Date of Award

1-2017

Document Type

Dissertation

Degree Name

Doctor of Philosophy (PhD)

College/School

College of Education and Human Services

Department/Program

Counseling and Educational Leadership

Thesis Sponsor/Dissertation Chair/Project Chair

Harriet L. Glosoff

Committee Member

Kathryn Herr

Committee Member

Leslie Kooyman

Committee Member

Dana Heller Levitt

Subject(s)

Terminally ill parents--Home care, Terminally ill parents--Family relationships

Abstract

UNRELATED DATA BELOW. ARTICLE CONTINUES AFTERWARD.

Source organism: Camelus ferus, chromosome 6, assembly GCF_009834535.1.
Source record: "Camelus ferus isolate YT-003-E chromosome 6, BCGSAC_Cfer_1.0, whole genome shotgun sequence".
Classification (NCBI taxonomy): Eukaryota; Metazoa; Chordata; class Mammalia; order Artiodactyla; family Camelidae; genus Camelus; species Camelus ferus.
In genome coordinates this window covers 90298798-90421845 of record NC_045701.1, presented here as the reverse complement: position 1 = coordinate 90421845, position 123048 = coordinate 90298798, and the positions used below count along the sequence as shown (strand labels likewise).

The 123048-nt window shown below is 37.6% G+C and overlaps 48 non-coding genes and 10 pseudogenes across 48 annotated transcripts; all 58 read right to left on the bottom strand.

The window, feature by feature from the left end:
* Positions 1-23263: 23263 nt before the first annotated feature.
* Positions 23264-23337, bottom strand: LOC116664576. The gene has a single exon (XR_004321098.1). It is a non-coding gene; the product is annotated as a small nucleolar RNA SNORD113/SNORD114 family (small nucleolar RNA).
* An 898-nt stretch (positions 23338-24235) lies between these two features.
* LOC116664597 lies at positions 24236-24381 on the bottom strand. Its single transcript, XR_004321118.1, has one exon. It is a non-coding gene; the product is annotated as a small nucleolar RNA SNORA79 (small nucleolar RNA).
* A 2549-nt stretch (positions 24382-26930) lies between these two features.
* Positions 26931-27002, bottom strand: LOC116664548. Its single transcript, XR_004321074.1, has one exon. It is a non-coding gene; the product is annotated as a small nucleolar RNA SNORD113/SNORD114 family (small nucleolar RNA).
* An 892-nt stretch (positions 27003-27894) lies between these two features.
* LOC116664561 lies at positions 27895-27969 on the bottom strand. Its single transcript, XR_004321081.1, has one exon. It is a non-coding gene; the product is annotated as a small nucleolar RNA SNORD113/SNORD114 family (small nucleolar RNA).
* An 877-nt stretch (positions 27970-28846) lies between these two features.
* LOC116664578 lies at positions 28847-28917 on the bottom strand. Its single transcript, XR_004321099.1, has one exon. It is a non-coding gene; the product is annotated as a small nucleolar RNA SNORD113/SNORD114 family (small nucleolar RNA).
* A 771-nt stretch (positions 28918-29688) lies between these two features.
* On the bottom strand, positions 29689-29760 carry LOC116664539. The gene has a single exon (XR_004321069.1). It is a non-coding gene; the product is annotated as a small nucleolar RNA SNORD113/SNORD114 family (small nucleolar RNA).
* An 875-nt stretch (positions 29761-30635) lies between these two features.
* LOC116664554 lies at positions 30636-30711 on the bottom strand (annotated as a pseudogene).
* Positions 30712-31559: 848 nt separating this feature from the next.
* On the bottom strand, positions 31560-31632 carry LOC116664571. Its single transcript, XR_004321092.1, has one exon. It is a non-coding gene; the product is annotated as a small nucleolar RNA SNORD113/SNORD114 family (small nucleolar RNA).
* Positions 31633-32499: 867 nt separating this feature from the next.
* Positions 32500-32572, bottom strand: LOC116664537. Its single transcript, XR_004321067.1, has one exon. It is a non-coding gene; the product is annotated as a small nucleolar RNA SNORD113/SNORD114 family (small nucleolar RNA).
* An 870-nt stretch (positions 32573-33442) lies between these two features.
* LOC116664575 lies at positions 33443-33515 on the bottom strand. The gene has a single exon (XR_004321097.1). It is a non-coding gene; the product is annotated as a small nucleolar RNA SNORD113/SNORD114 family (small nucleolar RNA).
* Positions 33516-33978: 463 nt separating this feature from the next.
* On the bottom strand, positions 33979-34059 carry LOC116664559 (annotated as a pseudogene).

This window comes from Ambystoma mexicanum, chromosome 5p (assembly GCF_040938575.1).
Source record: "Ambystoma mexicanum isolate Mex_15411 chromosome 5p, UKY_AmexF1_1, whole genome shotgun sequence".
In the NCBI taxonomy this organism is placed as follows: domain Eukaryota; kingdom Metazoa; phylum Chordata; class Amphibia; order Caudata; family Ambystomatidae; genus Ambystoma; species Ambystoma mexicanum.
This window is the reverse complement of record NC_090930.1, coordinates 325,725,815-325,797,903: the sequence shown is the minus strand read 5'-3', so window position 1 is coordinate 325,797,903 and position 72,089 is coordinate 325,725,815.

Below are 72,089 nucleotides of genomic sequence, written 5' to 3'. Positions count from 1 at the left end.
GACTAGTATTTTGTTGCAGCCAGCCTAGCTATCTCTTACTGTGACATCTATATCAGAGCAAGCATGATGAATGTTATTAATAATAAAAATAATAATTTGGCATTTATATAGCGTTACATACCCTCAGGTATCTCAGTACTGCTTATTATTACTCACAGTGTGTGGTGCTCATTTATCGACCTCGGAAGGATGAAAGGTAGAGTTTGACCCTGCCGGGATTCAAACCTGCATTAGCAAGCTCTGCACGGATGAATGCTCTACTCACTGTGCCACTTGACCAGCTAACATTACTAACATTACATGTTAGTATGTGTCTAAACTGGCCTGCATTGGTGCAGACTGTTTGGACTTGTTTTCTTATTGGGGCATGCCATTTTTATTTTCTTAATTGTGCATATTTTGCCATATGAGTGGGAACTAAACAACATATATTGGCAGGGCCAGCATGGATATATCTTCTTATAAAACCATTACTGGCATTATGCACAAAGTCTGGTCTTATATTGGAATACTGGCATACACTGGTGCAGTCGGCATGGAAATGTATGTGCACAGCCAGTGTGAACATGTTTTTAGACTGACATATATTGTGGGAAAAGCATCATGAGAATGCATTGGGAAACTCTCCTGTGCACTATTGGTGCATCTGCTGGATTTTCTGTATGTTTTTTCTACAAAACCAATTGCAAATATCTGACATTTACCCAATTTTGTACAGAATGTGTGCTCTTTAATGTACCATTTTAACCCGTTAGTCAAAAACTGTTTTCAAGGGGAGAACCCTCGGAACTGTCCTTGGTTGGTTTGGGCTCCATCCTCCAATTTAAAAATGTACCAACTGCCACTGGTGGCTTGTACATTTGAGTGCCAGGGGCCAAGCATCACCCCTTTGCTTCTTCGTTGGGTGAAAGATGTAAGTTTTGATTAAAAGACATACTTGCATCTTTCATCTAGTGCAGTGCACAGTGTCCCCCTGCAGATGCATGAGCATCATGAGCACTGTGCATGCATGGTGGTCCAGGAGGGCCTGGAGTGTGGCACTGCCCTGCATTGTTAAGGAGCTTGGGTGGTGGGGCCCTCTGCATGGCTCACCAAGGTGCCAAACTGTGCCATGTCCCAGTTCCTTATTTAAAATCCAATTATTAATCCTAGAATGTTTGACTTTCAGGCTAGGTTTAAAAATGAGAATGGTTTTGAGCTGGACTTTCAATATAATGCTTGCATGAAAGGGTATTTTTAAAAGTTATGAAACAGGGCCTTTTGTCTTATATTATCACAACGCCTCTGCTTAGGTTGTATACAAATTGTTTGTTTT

Caring for a terminally ill parent is a tremendous responsibility and a job for which most adult children are unprepared, especially if care is provided in the home. As the silver tsunami or the graying of America, fast approaches, many families will be faced with the tremendous responsibility of caring for a parent. Few researchers, however, have examined the experiences of adult children who have provided end-of-life (EOL) care in the home. Moreover, there is a paucity of research from the counseling profession that explores how individuals construct meaning after EOL caregiving experiences with their parents or how they make meaning after a loss. The purpose of this study, therefore, was to explore the experiences of and meanings made, if any, by adult children who have provided home-based end-of-life care for a terminally ill parent. In this qualitative interview study, I employed two rounds of interviews and one focus group interview to explore the experiences of adult children who had provided care to their parents in either their home or their parent’s home during the end stages of life. Data analysis revealed three overarching themes: unchartered territory, transitions of uncertainty, and multiplicity of meaning. Participants in this study assumed the role as primary caregiver, each encountering difficult journeys along the way. In fact, all participants reported high levels of distress, uncertainty, and emphasized the importance of having supports in place. Despite the difficulties encountered, participants also reported that caregiving was an unexpected gift. Findings suggest that counselor educators should prepare for the rise in family caregiving by bringing awareness to the counseling profession on the needs of future caregivers and advocate for coursework that educates counselors-in-training on caregiving, grief, and loss issues. Implications for counseling practices and directions for future research are further discussed in chapter five.

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